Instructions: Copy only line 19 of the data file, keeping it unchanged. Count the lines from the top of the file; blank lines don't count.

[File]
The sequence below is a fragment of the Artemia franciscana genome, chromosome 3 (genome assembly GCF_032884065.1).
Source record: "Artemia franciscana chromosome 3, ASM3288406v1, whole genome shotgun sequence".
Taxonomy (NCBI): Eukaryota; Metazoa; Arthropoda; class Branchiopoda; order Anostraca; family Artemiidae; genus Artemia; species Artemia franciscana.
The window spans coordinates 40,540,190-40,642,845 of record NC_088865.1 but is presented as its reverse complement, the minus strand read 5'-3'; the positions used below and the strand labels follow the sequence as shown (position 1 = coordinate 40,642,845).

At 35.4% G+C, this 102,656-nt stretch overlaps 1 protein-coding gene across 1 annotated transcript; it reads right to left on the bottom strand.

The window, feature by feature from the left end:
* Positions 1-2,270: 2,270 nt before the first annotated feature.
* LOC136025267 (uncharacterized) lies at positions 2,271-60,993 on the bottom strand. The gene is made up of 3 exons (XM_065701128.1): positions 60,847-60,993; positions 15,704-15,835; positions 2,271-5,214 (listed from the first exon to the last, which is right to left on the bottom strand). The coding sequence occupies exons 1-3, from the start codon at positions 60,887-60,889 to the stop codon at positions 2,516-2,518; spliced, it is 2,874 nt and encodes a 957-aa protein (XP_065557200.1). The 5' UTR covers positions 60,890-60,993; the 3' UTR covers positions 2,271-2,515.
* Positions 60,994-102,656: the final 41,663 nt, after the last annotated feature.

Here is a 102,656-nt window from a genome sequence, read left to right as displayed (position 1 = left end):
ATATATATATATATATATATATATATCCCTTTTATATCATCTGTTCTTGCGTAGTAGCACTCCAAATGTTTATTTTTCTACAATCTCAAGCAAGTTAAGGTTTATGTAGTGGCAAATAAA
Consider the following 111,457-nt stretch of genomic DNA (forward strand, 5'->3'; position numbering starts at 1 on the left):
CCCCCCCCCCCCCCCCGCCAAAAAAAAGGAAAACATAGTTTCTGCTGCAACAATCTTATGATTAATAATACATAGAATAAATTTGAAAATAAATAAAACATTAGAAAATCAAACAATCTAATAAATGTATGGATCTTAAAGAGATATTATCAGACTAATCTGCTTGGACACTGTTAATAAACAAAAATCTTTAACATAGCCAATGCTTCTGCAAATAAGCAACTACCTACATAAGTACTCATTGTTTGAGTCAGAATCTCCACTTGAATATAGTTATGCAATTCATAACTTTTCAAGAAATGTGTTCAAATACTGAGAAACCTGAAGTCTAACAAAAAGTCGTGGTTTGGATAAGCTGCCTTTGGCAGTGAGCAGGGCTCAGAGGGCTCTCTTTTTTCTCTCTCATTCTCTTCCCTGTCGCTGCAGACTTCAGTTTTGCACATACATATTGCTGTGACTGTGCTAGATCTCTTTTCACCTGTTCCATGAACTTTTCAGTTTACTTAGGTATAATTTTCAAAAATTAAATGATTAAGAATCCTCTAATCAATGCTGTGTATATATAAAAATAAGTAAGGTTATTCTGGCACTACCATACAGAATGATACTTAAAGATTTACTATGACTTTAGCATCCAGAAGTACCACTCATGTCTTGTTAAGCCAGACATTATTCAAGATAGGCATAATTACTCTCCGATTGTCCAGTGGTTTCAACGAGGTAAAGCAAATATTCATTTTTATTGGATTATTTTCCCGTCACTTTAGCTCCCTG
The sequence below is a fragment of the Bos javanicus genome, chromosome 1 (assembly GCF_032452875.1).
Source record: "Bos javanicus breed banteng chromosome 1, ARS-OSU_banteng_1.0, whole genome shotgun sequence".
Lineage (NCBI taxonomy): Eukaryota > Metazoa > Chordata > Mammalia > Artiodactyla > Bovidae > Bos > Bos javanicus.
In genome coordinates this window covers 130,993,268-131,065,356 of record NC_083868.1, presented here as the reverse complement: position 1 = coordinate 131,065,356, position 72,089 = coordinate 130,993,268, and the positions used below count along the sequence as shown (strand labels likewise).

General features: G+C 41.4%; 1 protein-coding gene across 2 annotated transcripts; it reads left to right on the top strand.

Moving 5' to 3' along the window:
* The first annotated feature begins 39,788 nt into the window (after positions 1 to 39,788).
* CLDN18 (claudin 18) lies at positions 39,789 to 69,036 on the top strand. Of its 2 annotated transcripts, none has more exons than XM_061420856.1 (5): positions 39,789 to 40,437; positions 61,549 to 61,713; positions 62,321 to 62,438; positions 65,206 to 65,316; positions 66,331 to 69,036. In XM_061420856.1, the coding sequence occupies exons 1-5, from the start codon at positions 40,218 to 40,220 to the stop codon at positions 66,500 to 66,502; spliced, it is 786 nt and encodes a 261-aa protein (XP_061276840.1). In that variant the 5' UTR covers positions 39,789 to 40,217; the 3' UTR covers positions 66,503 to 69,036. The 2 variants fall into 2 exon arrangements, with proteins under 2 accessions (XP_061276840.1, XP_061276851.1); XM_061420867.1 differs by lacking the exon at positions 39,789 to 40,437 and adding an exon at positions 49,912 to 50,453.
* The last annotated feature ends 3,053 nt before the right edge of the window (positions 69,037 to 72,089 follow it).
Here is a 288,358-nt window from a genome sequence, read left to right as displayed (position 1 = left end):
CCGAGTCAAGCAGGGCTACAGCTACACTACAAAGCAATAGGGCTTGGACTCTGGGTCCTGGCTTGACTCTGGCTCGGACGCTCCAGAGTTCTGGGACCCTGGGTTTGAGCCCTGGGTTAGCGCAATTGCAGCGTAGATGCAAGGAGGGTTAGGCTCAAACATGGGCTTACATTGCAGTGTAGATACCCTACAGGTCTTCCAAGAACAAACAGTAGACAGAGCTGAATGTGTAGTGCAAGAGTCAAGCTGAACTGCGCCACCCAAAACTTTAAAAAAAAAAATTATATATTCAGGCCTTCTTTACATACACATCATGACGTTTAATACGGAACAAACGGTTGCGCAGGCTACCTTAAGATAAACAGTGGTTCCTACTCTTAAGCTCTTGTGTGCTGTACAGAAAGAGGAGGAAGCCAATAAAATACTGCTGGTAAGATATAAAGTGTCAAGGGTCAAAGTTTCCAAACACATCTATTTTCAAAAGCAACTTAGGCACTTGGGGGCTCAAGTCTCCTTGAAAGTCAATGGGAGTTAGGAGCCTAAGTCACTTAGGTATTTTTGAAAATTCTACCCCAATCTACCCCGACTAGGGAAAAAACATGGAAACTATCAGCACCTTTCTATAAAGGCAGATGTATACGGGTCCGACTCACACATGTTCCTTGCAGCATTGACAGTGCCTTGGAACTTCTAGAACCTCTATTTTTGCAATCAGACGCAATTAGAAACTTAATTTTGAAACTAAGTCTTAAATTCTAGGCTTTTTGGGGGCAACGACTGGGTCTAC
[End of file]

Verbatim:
Moving 5' to 3' along the window: